There is noise all around me. And much of it becomes “white noise” that I tune out. There is also noise in my head…my thoughts…which can compete with what I hear from other people. Peace invites me to listen both to my life, and to the natural world, because in so doing I often find the presence of God. One practice which can help me develop the skill of listening is engaging music, either in the hearing, or in the doing of it. I often put on headphones and lose myself in music. I become part of it, and it becomes part of me. My emotions eventually find a resonance with the style to which I am listening.  It is similar when I venture into the natural world, and listen…really listen. It is in those moments that I hear the music of God, which speaks to me on the level of my soul, and it is renewed with peace.

Protect our peace…

Boundaries…Honestly, I haven’t been very good throughout my life at either identifying what boundaries are or what I need them to be in my life. In the past 5 years or so, I have begun to understand the concept of boundaries in relationships. I now realize that boundaries are different than obstacles. When we construct obstacles in our relationships, we are essentially running away from intimacy and trust while running to isolation and distrust. Constructive boundaries in our lives actually allow us to be more available in the present to people, tasks, and activities we care about. A personal boundary is something we set and acknowledge which communicates how we choose to live. They are choices that communicate self-respect, and ways we want to be treated by others. For me, setting boundaries is difficult not because I am unwilling to defend them, but because it is hard for me to identify the need for one, and where it needs to be placed.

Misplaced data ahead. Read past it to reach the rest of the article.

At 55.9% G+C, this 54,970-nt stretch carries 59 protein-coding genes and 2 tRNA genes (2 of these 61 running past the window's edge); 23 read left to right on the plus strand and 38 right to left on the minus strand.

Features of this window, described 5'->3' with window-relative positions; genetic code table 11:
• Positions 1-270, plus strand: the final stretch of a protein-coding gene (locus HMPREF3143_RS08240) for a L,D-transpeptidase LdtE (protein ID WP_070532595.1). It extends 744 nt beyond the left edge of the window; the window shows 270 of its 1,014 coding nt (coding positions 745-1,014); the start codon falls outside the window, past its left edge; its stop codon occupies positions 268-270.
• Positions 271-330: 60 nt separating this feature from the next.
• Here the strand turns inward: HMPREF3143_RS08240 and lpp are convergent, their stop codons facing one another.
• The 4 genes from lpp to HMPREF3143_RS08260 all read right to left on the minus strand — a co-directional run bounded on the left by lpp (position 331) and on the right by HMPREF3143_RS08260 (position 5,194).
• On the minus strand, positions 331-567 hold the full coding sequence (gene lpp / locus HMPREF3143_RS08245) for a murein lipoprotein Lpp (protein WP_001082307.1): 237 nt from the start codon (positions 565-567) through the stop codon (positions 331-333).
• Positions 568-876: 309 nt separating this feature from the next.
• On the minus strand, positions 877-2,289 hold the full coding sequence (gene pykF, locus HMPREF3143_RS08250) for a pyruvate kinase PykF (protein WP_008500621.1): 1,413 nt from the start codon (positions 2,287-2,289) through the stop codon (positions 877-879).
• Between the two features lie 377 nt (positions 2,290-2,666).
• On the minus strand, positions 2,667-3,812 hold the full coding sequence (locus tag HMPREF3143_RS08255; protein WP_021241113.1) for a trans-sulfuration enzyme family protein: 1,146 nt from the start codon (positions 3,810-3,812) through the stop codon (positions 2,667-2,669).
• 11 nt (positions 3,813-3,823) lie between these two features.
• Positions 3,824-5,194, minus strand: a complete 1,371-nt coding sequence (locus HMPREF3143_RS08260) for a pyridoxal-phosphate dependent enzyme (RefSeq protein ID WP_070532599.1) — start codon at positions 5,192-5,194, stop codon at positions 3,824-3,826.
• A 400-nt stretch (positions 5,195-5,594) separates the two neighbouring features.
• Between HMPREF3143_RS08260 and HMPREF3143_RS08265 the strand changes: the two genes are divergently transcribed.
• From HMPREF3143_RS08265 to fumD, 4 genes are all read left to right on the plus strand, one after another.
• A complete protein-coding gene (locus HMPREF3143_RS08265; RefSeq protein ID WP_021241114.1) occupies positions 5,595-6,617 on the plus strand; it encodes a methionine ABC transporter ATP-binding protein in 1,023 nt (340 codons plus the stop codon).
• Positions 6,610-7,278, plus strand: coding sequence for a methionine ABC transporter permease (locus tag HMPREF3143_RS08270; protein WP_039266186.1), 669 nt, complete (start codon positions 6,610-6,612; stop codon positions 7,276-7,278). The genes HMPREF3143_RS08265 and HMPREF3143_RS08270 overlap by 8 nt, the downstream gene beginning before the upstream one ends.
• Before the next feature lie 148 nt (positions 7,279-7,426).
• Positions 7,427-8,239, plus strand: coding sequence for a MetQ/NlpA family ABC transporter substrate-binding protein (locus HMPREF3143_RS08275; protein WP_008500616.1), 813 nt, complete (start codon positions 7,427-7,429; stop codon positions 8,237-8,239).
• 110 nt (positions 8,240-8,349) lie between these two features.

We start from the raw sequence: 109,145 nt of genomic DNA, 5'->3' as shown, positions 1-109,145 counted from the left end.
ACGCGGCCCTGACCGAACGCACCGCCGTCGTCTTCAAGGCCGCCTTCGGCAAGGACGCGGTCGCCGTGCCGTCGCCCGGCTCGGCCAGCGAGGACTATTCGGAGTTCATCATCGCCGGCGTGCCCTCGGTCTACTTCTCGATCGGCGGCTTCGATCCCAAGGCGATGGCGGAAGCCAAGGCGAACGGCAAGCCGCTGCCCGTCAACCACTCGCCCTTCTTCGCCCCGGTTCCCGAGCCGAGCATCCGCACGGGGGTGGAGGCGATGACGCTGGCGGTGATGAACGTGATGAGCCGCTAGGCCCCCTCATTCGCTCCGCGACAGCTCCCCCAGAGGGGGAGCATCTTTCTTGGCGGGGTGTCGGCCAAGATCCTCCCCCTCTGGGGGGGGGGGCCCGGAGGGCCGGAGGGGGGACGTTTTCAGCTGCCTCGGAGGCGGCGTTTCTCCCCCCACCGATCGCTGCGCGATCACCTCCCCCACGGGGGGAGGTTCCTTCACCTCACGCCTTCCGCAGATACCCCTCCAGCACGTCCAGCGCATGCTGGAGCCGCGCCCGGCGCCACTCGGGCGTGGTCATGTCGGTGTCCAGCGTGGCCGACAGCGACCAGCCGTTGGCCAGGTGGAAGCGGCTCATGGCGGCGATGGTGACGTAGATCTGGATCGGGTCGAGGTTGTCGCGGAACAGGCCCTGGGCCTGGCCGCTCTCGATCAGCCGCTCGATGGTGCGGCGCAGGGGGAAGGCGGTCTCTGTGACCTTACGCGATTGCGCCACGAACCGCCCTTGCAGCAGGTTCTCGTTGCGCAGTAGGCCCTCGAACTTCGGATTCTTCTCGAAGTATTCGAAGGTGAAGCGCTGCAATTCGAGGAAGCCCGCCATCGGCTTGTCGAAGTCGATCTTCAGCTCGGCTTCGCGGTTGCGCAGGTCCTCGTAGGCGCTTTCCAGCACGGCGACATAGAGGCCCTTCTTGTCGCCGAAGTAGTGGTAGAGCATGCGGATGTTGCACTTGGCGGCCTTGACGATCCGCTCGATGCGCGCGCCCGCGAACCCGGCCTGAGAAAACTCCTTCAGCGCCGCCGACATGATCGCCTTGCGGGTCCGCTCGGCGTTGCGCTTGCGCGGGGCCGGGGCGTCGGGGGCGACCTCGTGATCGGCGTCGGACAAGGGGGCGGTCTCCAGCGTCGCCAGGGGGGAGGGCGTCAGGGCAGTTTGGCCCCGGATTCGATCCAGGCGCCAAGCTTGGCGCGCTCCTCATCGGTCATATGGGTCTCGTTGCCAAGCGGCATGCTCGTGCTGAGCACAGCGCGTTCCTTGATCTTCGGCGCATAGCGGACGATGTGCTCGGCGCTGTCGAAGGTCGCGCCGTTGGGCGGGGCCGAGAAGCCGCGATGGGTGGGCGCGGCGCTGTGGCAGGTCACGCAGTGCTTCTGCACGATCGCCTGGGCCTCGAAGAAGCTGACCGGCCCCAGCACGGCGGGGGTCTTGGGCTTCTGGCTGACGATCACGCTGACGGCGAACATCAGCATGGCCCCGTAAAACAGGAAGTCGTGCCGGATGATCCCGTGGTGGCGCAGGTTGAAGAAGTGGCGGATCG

I am a preacher’s kid, and in my family, other people always came first. ALWAYS! The theological perspective within which I was raised pretty much sanctified the concept, even though Jesus set clear boundaries in his own life and ministry. As an adult, I often said “yes” to something that I really didn’t want to do, then felt aggravated at the person to whom I said “yes”! This was true in my personal life, as well as career. Eventually, I learned how to say “no” in my career, as well as to stand up for myself when I felt something was unfair. In my personal life…especially my marriage…I never really did. This could have been one of the reasons it was so unsatisfying to both of us, and ended in divorce.

Protecting our Peace means not choosing to place ourselves into circumstances in which we are treated with disrespect, nor to associate with people who treat us with disrespect. Although we may have to be associated with those types of circumstances or people for short periods of time or in events which occur outside of our control, the choices we make on a regular basis protect our peace when we live treating others and ourselves with respect.

Embrace peace in the present…

Sometimes I fight myself, and my expectations of myself. For instance, it is Saturday as I write this. This morning, I wanted to do several things: